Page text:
I picked the best possible time to get my teeth into the book under review this week, starting 'White Hart Lane - The Spurs Glory Years 1899-2017' on Wednesday afternoon just a few hours before the club's stunning Champions League victory over Real Madrid in Wembley.
Naturally enough, the quality of that performance, coupled with the fact that I've supported the team since boyhood, made the task of completing it on Thursday all the more enjoyable.
There may be a limited appeal among the public for this offering, and that's understandable. After all, it's difficult to envisage a non-Spurs fan reading it from cover to cover, just as I would struggle to get through a book with Old Trafford or Anfield as its subject matter.
Call me biased if you wish - because, let's face it, in this case I am - but the story behind the club's lengthy tenure in White Hart Lane flows along in lively fashion and is well written by Martin Lipton of 'The Sun' who has been a dedicated supporter since his first visit to the iconic north London venue in 1972.
At times the narrative does read more like a history of the club itself than the venue, particularly when it deals with the early years and the progression of Spurs to their golden double-winning season of 1960-'61.
Due reverence is bestowed on the club's inspiring manager of the time, Bill Nicholson, who eschewed the opportunity of moving out of London and setting up home in some idyllic country setting close to the city because he wanted to be as near to the ground as possible.
He continued to live in the same house within walking distance of his office throughout his long tenure, and he was often the first to arrive and last to leave.
There's plenty of information on the famous cockerel, the club's symbol since 1909, which was perched high above the ground on one of the stands for over a century.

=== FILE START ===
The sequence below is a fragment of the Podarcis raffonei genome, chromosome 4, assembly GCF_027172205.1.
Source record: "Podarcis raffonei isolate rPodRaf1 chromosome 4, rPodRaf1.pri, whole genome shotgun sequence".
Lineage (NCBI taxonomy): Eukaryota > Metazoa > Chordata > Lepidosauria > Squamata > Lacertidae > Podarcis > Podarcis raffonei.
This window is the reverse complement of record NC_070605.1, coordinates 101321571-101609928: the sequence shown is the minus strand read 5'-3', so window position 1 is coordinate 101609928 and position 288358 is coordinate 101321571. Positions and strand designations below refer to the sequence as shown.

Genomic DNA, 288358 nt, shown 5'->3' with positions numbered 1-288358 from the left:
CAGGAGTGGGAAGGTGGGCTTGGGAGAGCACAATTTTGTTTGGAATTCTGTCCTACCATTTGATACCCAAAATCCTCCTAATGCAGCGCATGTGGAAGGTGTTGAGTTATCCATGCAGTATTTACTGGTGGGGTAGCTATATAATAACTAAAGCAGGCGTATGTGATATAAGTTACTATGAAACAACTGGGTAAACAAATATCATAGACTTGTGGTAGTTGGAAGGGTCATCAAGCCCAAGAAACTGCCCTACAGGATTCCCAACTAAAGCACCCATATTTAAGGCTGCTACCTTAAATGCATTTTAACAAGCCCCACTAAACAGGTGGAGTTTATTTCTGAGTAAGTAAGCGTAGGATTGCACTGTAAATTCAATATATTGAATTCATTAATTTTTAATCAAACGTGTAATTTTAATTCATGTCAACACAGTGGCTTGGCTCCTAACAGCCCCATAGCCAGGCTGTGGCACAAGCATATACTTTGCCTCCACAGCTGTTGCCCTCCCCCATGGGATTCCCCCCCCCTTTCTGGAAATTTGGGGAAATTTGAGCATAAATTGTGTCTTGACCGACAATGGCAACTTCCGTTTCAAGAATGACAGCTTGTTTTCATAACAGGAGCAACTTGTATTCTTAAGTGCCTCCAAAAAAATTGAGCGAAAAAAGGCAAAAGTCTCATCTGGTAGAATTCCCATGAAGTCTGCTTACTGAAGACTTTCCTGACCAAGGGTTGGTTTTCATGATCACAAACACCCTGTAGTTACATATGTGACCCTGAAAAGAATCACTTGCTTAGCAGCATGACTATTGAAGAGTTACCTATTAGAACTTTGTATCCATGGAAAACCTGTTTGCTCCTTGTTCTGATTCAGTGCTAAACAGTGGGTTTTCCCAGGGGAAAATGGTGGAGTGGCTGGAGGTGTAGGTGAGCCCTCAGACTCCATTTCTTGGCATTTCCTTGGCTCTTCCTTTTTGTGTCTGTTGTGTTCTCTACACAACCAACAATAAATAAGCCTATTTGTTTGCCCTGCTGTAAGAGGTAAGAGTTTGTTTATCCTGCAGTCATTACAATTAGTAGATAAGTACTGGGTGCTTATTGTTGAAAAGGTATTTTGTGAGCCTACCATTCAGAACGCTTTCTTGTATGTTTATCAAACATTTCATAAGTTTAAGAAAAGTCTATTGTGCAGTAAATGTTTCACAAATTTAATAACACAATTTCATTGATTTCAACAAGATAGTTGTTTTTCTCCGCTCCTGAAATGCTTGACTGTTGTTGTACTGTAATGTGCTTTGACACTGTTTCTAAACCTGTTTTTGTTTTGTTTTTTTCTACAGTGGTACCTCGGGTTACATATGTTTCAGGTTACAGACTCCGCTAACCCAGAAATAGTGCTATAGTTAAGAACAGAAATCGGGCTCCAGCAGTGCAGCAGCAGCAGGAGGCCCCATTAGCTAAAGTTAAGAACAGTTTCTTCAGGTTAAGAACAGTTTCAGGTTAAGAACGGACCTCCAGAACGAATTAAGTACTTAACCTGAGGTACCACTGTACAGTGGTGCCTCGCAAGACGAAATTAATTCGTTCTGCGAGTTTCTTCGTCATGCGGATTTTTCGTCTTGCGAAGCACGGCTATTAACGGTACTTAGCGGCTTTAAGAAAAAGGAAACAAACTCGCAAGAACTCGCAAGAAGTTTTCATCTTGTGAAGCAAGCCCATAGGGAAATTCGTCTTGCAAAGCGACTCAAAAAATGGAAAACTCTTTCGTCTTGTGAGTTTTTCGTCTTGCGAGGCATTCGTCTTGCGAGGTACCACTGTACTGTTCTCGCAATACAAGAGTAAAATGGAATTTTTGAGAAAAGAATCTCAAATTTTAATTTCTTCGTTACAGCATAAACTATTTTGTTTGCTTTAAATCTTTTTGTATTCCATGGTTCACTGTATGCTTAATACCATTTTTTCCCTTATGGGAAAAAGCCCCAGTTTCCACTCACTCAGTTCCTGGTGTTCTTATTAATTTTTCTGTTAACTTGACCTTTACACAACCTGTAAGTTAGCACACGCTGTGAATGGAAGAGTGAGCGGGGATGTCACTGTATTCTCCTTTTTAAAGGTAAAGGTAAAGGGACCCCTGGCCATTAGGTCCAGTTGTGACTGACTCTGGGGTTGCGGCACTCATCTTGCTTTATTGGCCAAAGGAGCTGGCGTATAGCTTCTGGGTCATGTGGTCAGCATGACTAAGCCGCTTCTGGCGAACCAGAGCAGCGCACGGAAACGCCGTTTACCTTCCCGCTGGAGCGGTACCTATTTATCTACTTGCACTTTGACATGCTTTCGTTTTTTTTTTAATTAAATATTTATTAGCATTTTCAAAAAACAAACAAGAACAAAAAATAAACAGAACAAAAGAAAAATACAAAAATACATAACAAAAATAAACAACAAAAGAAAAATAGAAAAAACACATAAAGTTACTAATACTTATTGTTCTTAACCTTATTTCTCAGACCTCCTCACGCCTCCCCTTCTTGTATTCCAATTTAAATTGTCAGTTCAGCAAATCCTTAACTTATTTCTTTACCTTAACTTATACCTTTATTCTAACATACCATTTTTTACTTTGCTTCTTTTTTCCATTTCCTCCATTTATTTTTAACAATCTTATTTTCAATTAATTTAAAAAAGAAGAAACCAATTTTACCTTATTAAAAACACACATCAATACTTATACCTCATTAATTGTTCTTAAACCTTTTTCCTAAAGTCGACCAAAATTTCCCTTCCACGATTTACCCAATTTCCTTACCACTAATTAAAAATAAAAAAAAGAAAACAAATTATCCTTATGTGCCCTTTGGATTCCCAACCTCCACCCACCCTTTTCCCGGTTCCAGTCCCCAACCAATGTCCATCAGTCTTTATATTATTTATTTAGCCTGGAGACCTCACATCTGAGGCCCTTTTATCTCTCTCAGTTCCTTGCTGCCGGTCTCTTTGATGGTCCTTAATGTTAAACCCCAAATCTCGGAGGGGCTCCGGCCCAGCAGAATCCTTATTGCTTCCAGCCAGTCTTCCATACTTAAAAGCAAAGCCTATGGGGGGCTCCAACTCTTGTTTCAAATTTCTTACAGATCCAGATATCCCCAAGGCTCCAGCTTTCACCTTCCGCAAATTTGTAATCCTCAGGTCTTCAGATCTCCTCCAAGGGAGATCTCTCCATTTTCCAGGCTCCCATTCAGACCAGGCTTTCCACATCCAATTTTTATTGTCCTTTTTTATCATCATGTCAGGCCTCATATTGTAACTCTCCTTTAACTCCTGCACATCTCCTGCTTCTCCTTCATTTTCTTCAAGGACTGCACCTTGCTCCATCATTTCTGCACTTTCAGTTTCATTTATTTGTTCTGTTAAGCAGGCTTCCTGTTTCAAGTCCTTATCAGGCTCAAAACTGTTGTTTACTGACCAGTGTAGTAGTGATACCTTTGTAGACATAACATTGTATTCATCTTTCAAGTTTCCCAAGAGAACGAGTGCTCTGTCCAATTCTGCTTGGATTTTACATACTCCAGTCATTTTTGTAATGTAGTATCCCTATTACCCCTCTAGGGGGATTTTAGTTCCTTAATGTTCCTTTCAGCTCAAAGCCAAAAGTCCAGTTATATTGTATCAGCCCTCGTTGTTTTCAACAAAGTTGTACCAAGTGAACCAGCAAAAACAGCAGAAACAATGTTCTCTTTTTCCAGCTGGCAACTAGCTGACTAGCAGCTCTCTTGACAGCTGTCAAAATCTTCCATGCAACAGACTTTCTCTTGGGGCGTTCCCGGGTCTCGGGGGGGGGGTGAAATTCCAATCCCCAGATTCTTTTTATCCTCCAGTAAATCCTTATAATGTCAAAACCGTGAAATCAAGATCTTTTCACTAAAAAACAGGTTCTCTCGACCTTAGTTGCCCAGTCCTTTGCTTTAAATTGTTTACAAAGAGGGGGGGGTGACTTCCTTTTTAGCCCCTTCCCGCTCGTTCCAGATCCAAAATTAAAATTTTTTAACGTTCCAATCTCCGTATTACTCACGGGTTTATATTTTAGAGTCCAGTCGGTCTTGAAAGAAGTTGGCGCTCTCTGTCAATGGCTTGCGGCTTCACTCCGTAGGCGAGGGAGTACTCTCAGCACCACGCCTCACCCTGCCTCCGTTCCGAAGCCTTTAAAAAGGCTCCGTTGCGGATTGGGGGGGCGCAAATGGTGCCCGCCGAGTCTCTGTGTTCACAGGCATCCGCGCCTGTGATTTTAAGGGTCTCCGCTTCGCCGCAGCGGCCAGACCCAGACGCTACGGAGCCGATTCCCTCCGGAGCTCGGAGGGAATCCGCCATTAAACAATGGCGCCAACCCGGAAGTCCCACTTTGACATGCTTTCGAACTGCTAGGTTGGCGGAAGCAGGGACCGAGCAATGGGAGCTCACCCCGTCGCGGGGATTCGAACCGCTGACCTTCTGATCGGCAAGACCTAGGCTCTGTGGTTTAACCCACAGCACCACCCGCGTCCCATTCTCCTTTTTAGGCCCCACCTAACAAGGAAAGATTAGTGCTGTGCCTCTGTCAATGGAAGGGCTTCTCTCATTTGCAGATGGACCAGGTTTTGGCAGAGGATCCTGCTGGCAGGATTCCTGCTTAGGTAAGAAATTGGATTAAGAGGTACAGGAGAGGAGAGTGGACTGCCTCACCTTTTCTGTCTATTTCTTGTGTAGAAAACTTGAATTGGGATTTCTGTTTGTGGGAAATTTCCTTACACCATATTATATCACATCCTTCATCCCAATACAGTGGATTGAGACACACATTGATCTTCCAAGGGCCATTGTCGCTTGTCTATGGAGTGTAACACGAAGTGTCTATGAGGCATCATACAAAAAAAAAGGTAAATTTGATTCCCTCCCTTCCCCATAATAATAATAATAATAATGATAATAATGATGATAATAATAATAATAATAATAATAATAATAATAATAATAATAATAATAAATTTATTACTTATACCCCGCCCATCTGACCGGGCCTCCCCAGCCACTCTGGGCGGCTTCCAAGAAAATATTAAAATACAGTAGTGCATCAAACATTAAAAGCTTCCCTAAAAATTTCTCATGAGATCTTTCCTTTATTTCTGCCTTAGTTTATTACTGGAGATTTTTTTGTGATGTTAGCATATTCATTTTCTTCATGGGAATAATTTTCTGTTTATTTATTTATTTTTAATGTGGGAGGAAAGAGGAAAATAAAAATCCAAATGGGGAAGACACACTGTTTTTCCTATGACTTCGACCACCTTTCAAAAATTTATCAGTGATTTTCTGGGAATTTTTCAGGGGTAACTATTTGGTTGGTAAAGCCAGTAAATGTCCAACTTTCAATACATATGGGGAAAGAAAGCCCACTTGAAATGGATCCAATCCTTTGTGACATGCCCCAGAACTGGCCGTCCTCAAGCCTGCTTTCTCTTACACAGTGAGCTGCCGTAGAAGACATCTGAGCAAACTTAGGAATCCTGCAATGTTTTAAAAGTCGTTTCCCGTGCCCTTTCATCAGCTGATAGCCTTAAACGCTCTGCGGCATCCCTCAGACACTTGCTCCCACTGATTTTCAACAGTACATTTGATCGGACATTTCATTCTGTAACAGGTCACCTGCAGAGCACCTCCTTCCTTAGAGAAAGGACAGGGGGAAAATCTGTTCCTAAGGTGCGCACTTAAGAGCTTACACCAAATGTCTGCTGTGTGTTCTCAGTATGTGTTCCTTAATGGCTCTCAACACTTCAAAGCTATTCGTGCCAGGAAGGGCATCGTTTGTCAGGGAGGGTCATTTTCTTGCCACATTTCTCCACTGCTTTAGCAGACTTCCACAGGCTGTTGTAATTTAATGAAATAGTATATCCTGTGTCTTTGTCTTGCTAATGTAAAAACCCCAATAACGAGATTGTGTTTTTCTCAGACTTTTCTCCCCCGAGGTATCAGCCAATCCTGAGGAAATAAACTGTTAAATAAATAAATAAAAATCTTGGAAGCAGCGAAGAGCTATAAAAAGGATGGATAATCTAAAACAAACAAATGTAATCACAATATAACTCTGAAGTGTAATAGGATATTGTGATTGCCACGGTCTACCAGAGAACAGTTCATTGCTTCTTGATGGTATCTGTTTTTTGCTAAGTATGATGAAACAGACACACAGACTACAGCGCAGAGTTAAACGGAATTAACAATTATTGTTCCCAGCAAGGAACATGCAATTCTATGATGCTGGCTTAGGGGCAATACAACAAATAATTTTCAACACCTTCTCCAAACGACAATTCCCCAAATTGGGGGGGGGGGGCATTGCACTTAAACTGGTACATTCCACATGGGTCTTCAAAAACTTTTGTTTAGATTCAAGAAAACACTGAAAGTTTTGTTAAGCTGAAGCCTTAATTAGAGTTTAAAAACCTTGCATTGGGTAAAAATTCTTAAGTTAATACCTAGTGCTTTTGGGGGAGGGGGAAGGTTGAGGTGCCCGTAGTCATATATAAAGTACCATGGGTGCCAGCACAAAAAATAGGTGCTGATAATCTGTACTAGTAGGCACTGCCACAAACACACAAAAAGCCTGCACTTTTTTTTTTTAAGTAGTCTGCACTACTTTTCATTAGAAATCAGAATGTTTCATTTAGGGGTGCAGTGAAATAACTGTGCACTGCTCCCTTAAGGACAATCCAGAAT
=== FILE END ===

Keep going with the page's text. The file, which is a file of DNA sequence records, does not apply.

Glen Hoddle recalls a balmy day when he was still an apprentice, long before health and safety became prevalent, and he was given the task of climbing on to the roof with a colleague to polish this striking symbol.
Years later, when he was a gifted midfielder and running the onfield show for the club, he would often look up at the cockerel and think of that formative experience and how it helped to shape his love and respect for the team he represented with such distinction.
To those unaware of the significance of this story, White Hart Lane closed on May 14, the last day of the 2016-'17 season, when Spurs fittingly recorded a 2-1 win against Manchester United.
All of their 'home' games are being staged in Wembley at the moment, but their new base will be ready for use for the 2018-'19 campaign.
And this is the good part for Spurs fans, because it's not like other clubs who have left decades of deep-rooted history behind and moved to a new location many miles away.
The exact opposite is the case, because their jaw-dropping new stadium is being constructed literally within the kick of a ball of White Hart Lane.
This book is at its most interesting when Lipton talks to the club officials who have worked at home games on match day for more years than they care to remember.
And there seems to be general agreement on one point: while they will dearly miss the old ground with all its nooks and crannies that they knew like the back of their hands, the fact that the new one is literally under its shadow will make the switch considerably easier.
Now all that's needed is the Champions League and/or Premier League trophy to adorn the trophy cabinet!
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